ACCESSIBILITY AT UNOG A A A A The United Nations in the Heart of Europe


21 March 2013

The Human Rights Committee this morning held a discussion on a draft General Comment on States parties' obligations under Article 9 of the International Covenant on Civil and Political Rights, concerning the right to liberty and security of the person.

Nigel Rodley, Chairperson of the Committee, stressed the importance of the subject and said that it could become one of the most important General Comments ever adopted by the Committee.

Presenting the draft, Gerald L. Neuman, Committee Rapporteur for a General Comment on Article 9, recalled that the drafting process had benefited from submissions and contributions from non-governmental organizations and States Parties during the half-day of general discussion held in October 2012.  There were many views and, in some areas, the output of other treaty bodies had helped clarify patterns in practice.

A summary of the Committee’s public discussion on Article 9 of the Covenant, held on 25 October 2012, can be read here.

Mr. Neuman indicated that draft General Comment had seven parts: an introduction and general remarks; a section on arbitrary detention and unlawful detention; one on notification of reasons for arrest and criminal charges; on judicial control of detention in connection with criminal charges; on proceedings for release from unlawful or arbitrary detention; on the right to compensation for unlawful or arbitrary arrest or detention; and on the relationship between Article 9 and other articles of the Covenant.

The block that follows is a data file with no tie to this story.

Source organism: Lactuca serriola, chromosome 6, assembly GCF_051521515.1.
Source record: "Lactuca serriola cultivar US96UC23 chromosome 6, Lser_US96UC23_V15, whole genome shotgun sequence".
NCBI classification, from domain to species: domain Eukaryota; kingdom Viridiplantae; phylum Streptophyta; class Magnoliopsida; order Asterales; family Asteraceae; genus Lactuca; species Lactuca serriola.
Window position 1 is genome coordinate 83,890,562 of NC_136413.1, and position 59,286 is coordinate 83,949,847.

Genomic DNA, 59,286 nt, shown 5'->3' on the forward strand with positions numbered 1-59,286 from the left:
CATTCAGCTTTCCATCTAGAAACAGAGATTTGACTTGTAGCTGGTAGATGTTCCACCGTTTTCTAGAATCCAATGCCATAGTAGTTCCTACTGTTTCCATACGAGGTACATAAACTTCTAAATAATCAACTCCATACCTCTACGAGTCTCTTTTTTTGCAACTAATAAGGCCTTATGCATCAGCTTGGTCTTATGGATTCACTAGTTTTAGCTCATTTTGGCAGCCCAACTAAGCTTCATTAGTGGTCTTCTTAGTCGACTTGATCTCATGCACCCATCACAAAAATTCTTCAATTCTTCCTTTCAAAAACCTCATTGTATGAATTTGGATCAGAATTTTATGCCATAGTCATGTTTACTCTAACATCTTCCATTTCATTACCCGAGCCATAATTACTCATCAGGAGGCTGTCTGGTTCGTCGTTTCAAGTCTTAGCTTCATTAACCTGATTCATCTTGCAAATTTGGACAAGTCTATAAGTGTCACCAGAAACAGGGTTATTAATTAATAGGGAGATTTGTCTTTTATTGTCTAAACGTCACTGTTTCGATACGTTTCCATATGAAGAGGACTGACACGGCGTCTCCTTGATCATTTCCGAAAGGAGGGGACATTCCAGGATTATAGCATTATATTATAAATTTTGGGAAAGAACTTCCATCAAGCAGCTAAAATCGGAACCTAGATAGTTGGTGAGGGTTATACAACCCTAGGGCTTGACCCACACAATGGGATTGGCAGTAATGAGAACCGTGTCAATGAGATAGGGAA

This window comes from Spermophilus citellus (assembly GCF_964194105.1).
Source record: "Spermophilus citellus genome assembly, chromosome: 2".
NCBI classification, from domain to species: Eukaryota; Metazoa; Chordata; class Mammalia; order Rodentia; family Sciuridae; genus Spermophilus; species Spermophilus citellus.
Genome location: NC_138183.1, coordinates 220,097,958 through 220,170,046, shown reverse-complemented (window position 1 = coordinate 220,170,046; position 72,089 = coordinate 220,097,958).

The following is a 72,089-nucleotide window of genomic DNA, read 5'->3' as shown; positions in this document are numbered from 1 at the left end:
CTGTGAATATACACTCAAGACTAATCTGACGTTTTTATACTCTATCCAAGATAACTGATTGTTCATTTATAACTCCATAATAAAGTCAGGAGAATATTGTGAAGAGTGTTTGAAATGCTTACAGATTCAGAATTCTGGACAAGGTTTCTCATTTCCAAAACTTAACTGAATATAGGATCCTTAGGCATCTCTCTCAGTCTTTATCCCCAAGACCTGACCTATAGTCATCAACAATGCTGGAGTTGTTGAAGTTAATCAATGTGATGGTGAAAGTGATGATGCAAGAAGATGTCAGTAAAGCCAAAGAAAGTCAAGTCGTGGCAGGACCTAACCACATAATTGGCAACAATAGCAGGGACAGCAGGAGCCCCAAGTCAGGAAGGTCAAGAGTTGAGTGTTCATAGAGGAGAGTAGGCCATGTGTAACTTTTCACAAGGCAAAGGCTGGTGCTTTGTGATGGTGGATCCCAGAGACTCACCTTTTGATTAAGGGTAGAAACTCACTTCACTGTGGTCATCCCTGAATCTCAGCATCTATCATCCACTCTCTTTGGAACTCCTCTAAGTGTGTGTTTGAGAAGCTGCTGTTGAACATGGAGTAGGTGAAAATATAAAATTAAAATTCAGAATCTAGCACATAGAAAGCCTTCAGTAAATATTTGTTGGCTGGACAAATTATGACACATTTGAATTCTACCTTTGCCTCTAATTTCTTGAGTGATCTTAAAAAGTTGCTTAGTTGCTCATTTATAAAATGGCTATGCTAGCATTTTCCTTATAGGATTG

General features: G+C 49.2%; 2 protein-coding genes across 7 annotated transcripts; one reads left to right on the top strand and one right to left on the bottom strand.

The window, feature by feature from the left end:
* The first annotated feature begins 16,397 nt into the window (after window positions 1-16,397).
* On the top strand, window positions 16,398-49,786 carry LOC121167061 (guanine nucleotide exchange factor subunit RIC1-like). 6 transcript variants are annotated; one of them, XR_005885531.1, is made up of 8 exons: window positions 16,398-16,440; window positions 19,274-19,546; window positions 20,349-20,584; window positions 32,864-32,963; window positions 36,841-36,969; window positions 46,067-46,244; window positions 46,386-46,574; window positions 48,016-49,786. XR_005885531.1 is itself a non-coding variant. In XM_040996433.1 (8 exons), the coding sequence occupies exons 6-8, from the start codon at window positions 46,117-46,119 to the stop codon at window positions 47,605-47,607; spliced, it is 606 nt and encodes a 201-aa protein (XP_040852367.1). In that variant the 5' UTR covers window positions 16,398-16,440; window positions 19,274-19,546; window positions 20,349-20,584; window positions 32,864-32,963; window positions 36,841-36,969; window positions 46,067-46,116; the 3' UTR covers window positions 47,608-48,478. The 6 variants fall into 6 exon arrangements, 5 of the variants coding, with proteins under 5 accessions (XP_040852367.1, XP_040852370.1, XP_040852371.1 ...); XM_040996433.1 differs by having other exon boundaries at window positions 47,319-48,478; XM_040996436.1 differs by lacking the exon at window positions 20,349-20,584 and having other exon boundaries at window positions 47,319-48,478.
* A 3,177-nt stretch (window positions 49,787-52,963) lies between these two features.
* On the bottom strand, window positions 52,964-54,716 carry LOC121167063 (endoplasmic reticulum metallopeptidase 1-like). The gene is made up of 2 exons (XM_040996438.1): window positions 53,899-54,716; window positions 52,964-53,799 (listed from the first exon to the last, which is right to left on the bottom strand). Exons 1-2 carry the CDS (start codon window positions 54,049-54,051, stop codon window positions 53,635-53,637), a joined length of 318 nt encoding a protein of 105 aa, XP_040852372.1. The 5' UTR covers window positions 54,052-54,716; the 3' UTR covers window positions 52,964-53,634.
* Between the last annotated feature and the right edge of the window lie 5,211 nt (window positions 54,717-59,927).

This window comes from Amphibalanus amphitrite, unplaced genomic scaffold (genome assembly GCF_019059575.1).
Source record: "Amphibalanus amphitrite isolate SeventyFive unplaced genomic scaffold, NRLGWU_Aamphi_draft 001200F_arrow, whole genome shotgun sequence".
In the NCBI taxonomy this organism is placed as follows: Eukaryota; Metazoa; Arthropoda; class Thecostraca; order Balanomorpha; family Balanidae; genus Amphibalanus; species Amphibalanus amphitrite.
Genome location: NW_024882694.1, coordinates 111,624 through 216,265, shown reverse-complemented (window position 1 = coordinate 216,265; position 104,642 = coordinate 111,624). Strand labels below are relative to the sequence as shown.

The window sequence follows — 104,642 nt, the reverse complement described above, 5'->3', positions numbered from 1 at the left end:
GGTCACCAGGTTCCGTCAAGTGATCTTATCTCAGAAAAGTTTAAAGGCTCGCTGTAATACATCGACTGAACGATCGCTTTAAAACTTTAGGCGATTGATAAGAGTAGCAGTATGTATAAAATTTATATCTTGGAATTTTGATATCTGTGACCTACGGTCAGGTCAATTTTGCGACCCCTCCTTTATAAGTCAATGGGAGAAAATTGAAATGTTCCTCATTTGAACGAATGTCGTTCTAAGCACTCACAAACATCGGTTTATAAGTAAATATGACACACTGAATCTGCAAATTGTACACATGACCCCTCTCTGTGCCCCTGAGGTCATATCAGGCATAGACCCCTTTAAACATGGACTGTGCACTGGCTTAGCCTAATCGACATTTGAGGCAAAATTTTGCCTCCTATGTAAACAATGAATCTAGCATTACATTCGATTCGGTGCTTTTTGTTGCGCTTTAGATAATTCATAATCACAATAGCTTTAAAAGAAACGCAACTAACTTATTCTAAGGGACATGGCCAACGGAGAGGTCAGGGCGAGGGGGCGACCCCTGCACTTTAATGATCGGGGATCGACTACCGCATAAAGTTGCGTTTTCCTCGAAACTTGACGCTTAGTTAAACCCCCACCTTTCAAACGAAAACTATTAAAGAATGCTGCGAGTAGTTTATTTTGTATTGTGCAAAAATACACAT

Mr. Rodley noted that the Committee’s practice with regards to General Comments involved consultations with all stakeholders, in particular State parties, concerning the draft text.  

During the discussion on the draft General Comment on Article 9, one of the Experts noted that the consideration of this draft provided an opportunity for the Committee to express its views amidst restrictive interpretations of Article 9.  It was also noted that this General Comment could be used in all countries.   The current draft provided guidance to States Parties concerning the preparation of their reports and for victims, regarding individual communications to the Committee.  This was an important subject and concerned the extent to which the Covenant was actually applied by national courts.

General Comment No.8 on the right to liberty and security of persons had been adopted in 1982 and one of the Experts said that a revision was long overdue.  Another Expert indicated that the current draft provided an opportunity to address gender issues.   During the discussion, Experts also reflected on the Committee’s objectives regarding the adoption of General Comments.  They were useful for the Committee to elaborate on its interpretation of the provisions of the Covenant and, in this context, Experts wondered if the current draft was perhaps too detailed and whether it should be condensed. 

Nigel Rodley, Chairperson of the Committee, stressed that General Comments allowed the Committee to provide its interpretation of the scope and nature of the Covenant and to provide guidance to States Parties on the basis of the Committee’s own understanding of the Covenant.  Mr. Rodley reiterated that the Committee could not be dealing with a more important subject. 

The Committee publishes its interpretation of the content of human rights provisions, known as General Comments, on thematic issues or its methods of work.  To date, the Human Rights Committee has issued 34 General Comments and their latest version can be found here.

This morning the Committee carried out a first reading of the first two paragraphs of the draft General Comment on Article 9.  The Committee will continue with its discussion on the draft in a public meeting on Tuesday 26 March, at 11 a.m.

The next public meeting of the Committee will be held on Monday 25 March, at 10 a.m., when it will discuss the progress reports of the Special Rapporteur on Follow-up to Concluding Observations and of the Special Rapporteur on Follow-up to Individual Communications.

For use of the information media; not an official record